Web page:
Video: Farm woodland ‘back on management radar’

Farmers and landowners are showing a renewed interest in creating and managing woodlands on their land, say conservationists.

Improving the economic return from woodlands is “back on the radar” after Defra unveiled opportunities for woodland capital grants earlier this year.

Grants are available for woodland creation, addressing tree health issues and creating management plans. The full scheme will open in July under Countryside Stewardship.

See also: First grants available under Countryside Stewardship

On top of the potential for woodland grants, timber is an increasingly valuable resource for firewood and biomass.

Pheasant and deer shooting continue to be an important motivation for the creation of new woodland and management of existing wooded areas.

Meanwhile, introducing more sunlight by opening up rides and encouraging new growth in the shrub layer to improve habitat for pheasants and a broad range of wildlife.

Peter Thompson, farmland biodiversity adviser at the Game and Wildlife Conservation Trust (GWCT), said much of the UK’s woodland was under managed or not managed at all – especially compared with other EU countries, such as Austria and Germany.

However, farmers and landowners were beginning to realise they could manage or create woodland and at least cover their costs.

Mr Thompson said: “UK woodland has been incredibly undermanaged, but suddenly within the last 12 months, the whole costing of managing woodland has become viable again.

“There are a lot of opportunities and people are just beginning to explore them. Grant opportunities are coming through under Countryside Stewardship. But also, prices have really improved for firewood.


Thinning woodland can produce fuel wood, either to be used on farm or sold outside

“There is also a massive new interest in wood burners and wood chip fuel as well as the added value to shoots.

“We would love to see interest in this area grow because of the value to wildlife. Quite a number of woodland species have been shown to be declining and it’s probably because of under-managed woodland.”

Game management was one of the primary reasons for managing and opening up woodland, Mr Thompson noted.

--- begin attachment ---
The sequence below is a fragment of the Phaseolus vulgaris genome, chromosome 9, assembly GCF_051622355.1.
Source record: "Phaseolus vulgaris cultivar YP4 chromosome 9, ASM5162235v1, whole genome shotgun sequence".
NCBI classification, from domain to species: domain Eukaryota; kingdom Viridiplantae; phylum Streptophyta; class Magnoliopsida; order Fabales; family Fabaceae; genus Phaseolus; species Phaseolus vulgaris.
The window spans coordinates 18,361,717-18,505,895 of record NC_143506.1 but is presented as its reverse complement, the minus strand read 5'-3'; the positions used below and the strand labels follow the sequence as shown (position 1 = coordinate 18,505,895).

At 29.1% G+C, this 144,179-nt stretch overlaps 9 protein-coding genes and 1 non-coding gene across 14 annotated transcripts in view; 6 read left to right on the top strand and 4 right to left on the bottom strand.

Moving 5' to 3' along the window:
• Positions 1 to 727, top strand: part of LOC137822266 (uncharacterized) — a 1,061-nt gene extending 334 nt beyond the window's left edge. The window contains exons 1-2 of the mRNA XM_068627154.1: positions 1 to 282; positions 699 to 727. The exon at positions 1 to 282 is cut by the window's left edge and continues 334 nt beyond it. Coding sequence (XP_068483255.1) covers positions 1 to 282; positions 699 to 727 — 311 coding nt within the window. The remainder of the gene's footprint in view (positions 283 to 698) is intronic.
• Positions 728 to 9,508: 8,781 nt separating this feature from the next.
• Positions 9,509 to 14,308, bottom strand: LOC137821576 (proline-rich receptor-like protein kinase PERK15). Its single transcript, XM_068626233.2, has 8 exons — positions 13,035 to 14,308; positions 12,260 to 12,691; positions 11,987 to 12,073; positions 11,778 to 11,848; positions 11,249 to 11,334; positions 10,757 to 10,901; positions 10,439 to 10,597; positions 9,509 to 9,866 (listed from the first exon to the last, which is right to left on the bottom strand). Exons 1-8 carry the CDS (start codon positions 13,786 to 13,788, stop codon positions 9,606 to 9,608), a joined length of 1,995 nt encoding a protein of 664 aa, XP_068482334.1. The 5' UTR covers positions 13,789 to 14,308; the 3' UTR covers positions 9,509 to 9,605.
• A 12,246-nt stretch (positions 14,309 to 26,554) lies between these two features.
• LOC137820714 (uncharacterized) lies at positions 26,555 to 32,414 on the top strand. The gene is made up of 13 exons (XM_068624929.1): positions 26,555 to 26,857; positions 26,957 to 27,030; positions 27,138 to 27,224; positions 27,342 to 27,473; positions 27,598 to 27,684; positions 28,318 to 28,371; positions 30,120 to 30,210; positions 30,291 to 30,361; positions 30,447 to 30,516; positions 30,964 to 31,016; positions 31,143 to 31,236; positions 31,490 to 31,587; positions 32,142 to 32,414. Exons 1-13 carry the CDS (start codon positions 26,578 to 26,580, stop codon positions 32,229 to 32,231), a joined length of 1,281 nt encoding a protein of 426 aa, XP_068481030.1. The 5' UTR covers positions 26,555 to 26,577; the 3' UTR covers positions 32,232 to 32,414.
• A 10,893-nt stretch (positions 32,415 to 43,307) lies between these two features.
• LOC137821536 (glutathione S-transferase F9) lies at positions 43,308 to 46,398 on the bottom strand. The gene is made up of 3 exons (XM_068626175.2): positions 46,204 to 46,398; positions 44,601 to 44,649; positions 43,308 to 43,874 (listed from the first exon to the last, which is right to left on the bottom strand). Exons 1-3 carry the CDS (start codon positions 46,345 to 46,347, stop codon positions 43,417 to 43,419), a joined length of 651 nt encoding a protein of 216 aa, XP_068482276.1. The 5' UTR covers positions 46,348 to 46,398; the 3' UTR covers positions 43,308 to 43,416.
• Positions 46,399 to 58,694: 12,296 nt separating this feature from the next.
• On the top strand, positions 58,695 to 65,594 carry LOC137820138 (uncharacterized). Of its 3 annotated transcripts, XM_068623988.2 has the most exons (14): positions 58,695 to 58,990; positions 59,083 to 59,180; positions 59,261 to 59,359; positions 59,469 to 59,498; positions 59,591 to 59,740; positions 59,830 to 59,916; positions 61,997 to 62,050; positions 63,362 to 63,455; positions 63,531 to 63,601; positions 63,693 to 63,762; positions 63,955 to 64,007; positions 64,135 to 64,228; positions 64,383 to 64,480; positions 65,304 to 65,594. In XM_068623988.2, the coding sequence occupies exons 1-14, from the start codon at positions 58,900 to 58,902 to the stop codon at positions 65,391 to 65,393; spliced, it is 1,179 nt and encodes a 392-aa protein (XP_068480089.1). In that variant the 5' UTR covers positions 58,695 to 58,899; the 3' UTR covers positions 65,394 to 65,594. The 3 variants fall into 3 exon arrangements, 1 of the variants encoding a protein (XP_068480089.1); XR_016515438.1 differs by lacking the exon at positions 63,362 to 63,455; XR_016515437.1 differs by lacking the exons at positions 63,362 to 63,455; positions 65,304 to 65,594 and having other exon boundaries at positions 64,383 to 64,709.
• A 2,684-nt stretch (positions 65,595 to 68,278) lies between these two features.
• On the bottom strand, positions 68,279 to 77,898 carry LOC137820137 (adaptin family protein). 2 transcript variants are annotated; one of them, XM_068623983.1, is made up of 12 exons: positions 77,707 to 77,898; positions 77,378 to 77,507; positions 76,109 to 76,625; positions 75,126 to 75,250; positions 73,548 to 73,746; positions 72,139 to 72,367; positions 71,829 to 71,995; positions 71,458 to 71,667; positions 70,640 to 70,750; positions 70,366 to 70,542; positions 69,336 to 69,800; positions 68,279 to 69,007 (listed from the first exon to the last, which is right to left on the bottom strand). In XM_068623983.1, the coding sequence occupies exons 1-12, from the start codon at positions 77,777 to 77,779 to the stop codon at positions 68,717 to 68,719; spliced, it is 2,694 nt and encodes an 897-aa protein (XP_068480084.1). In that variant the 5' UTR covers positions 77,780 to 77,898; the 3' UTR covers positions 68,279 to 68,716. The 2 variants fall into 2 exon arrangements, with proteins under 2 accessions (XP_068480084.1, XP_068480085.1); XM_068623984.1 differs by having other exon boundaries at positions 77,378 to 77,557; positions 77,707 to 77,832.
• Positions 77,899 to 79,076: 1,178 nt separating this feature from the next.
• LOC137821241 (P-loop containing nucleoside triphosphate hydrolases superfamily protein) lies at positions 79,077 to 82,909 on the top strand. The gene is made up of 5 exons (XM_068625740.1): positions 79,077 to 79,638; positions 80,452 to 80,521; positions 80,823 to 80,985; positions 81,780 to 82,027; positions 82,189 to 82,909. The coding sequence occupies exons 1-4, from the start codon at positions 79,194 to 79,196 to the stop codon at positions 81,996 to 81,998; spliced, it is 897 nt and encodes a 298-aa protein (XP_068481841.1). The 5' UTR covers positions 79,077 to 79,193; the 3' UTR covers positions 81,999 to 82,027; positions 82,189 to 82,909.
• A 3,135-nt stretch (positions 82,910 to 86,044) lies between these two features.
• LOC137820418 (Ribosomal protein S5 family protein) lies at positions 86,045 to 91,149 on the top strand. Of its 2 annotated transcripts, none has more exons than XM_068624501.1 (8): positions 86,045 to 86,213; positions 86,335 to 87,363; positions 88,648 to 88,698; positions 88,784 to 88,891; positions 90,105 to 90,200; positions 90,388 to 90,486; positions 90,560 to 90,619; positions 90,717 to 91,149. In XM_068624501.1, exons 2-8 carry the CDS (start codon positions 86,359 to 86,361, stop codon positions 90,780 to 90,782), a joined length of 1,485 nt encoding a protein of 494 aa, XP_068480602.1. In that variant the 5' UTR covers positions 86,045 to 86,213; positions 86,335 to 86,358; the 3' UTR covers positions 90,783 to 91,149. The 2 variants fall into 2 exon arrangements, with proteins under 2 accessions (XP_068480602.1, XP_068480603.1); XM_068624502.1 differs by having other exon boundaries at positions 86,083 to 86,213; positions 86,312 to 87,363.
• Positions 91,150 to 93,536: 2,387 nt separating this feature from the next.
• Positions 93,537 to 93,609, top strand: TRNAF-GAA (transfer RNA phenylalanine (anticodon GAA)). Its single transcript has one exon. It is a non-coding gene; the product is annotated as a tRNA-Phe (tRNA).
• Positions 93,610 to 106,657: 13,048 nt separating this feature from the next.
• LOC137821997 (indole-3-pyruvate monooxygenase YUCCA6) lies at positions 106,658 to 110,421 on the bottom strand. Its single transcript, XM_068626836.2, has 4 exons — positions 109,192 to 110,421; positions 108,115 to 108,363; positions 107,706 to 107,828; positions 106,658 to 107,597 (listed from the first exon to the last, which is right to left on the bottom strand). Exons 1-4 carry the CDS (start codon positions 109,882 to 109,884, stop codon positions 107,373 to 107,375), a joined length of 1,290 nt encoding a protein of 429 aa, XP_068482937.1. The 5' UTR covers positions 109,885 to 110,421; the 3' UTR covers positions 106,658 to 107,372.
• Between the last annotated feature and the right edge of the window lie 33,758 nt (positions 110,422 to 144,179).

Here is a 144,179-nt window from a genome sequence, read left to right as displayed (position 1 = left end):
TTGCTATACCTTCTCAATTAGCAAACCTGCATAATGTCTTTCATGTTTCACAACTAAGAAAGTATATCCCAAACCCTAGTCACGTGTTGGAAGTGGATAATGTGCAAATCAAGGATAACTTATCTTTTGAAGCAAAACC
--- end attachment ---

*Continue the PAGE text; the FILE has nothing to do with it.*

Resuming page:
“Farmers who manage their woodland and get a good coppice and shrub layer back will hold their pheasants so much better,” he said.

“You won’t lose them in November/December and January when it gets cold. A bit of food and warmth and they will stay.”


Opening up rides increases the diversity of woodland flora and fauna and offers habitat for pheasants

Deer management is a “real issue”, but managing woodland and opening up rides helps deer move around and enables you to be able to see them from high seats and therefore improve your chances of controlling numbers, he added.

“We’re not seeking to get rid of them (deer). But we need to keep the deer population to a sensible level for growing crops and wood.”

Well-managed and coppiced woodland also adds value to the farm estate, he said.

Mr Thompson urged farmers and landowners to think about their land and consider how they could make the most of it either by creating new woodland or managing existing wooded areas.

He said: “People should take a look at the new lot of grants coming out. They should ask themselves if they should apply, and if so, for which one?

“There are grants for managing existing woodland and planting new woodland. If you plant a new woodland and it’s only an acre, what do you put in it? What is the best area? What are the best trees? Should you have open space?

“You are allowed 10% open space when you are planting new woodland. Do it. Because when it all grows up and you planted it all with the same stuff and you haven’t got any shrubs in, 10 years on and you won’t have any wildlife in there at all.

“You go from open space, to small shrubs, to taller shrubs, to medium-sized trees to big trees. It’s all graded.”

Philip Eddell, a director at Savills, said: “Farmers and landowners are showing a greater interest in the environment and making sure habitats are maintained and looked after.

“Farmers need to be inclined to manage their woodland in the first place as the grants are only a contribution to the costs.

“From a sporting point of view, if you want to shoot, you have got to invest time and effort into managing woodland. It’s not just shooting that benefits (from managing woodland), just about every species does.”

For more information on woodland grants and how to apply, visit the Defra website 

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